OP-ED: Trouble for Apple and its App Store

Is Apple playing the monopoly game?

If the coronavirus pandemic has shown us anything, it’s just how much people depend on a few large technology companies. The use of mobile apps and web services has increased significantly in recent years, as people adapted to new ways to stay in touch.

At the same time though, antitrust regulators in the US and Europe have been taking a much closer look as part of a growing desire to investigate the dominance of some large players in the technology market.

One of the issues is the amount of control that platform operators have over significant parts of the economy, and their ability to act as “gatekeepers” to markets in an anti-competitive manner. The EU has recently introduced new legislation to cover online platforms.

Recently, there have been a number of significant stories outlining a range of problems that developers have experienced with the Apple App Store in particular. This has led to developers forming a group called the Coalition for App Fairness, which advocates for three key issues to be resolved in Apple’s App Store.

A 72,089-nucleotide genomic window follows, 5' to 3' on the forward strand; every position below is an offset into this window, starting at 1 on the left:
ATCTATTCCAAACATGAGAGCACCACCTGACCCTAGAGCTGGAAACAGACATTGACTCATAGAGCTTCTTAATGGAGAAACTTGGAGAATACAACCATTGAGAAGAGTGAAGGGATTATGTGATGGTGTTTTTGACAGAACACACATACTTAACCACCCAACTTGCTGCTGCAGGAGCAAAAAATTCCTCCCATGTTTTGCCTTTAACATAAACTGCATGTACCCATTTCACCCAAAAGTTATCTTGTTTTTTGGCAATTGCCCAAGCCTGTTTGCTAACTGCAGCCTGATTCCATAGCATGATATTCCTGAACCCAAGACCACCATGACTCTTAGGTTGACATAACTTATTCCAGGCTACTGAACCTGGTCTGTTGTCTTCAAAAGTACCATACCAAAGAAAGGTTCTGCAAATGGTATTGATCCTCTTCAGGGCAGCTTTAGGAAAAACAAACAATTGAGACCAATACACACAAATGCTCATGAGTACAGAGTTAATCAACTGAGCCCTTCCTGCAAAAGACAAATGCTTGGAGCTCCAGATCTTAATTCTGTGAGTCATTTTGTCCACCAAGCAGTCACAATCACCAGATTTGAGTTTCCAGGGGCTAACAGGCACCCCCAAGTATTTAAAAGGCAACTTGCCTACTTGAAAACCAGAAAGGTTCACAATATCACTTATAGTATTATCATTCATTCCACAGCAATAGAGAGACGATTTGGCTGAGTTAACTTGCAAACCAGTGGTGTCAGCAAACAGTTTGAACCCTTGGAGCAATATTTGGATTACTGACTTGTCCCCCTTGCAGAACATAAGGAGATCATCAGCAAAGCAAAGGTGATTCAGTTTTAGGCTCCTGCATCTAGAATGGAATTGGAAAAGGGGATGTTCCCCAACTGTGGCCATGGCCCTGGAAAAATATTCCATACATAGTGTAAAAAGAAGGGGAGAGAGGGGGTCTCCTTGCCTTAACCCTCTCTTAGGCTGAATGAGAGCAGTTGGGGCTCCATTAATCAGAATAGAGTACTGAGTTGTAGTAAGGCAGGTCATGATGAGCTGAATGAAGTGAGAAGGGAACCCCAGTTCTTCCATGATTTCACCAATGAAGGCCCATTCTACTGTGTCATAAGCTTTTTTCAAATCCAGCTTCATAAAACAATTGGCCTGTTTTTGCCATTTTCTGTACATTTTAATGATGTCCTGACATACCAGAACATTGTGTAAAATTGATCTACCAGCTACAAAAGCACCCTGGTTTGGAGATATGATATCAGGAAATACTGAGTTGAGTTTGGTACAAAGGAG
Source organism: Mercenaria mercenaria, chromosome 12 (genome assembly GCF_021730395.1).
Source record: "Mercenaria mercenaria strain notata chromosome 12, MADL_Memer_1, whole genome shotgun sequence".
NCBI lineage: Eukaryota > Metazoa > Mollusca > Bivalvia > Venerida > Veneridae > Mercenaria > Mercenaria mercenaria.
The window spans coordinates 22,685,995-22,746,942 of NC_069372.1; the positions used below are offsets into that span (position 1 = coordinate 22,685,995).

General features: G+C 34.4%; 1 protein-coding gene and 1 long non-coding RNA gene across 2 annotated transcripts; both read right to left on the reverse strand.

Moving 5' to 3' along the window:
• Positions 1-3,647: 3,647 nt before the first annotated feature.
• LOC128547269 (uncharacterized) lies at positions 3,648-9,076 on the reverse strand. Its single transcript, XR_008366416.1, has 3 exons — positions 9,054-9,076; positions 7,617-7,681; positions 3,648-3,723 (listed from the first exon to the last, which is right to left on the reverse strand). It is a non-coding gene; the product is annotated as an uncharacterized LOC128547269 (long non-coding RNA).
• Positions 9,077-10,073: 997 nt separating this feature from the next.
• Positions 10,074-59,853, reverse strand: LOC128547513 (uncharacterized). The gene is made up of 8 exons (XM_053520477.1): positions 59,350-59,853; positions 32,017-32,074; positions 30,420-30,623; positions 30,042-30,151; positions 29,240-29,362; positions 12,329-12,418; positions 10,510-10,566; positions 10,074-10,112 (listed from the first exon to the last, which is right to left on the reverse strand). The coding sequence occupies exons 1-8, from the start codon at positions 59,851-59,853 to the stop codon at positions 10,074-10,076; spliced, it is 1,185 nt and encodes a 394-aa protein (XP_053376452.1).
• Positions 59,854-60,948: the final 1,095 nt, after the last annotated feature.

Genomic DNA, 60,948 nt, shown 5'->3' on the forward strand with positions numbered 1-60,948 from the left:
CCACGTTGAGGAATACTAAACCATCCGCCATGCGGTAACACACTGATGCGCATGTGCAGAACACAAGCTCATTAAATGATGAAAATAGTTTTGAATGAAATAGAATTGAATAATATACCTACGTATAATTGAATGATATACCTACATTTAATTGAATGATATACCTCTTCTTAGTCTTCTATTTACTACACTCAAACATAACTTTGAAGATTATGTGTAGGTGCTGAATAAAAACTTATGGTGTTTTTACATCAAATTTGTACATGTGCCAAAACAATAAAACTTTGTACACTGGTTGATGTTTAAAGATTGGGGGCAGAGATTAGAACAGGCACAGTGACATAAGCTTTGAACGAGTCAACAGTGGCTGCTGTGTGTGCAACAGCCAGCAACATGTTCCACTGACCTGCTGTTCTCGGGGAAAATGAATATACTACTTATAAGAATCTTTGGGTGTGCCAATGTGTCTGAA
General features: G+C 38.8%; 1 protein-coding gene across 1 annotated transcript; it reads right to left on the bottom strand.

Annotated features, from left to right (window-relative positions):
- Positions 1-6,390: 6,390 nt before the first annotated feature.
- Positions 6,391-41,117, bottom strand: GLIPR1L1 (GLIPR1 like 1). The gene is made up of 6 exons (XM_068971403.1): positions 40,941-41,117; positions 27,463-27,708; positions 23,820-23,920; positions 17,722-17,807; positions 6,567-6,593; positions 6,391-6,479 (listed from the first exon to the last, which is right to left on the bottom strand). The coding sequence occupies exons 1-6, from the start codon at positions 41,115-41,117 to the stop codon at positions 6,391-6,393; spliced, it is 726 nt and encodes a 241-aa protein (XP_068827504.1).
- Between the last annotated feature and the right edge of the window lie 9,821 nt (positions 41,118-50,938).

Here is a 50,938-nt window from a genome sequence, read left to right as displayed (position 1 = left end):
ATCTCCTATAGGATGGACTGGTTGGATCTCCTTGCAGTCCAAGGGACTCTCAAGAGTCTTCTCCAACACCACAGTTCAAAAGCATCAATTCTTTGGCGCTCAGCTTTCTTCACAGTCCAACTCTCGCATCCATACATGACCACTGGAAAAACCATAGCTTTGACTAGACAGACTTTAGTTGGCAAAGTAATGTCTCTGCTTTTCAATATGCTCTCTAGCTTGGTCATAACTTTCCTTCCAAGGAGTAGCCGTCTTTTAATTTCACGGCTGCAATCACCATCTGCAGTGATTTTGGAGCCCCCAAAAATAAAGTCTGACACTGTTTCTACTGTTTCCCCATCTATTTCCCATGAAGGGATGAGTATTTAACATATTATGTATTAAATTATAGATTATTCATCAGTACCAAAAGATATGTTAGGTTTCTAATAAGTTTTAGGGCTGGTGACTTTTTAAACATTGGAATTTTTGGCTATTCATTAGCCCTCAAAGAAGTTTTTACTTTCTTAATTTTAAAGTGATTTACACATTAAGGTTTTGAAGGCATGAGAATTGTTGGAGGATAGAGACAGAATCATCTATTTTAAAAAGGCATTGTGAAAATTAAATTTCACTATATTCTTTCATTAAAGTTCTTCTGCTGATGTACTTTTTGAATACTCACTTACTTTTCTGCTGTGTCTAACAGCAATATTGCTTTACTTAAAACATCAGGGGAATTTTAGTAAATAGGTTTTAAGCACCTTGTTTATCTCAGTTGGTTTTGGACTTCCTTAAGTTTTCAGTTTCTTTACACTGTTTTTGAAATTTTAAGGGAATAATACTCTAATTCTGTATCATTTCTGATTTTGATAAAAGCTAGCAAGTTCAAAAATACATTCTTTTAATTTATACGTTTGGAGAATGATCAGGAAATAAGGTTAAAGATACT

1. Anti-competitive policies and conflicts of interest, where Apple is both the “gatekeeper” to the platform, admitting and setting the rules for third-party apps (such as Spotify), while also providing its own services (Apple Music, for example).

2. Charging 30% transaction fees on app sales and in-app purchases, and preventing developers from using or making users aware of other ways to pay with lower fees.

3. A lack of freedom for users to exercise choice and buy from others, which would allow a free market to settle on transaction fees.

Criticism and concern

One of the most significant criticisms of the company’s approach to the App Store is that there is no course of appeal available for developers that doesn’t rest with Apple. 

Larger companies have been able to negotiate exceptions to the rules, but in this case, the exception appears to apply only to three large tech companies (ClassPass, Facebook, and Airbnb), and not to other independent apps. This risks further exacerbating the concerns expressed by politicians on both sides of the Atlantic, around the dominance of large tech companies due to…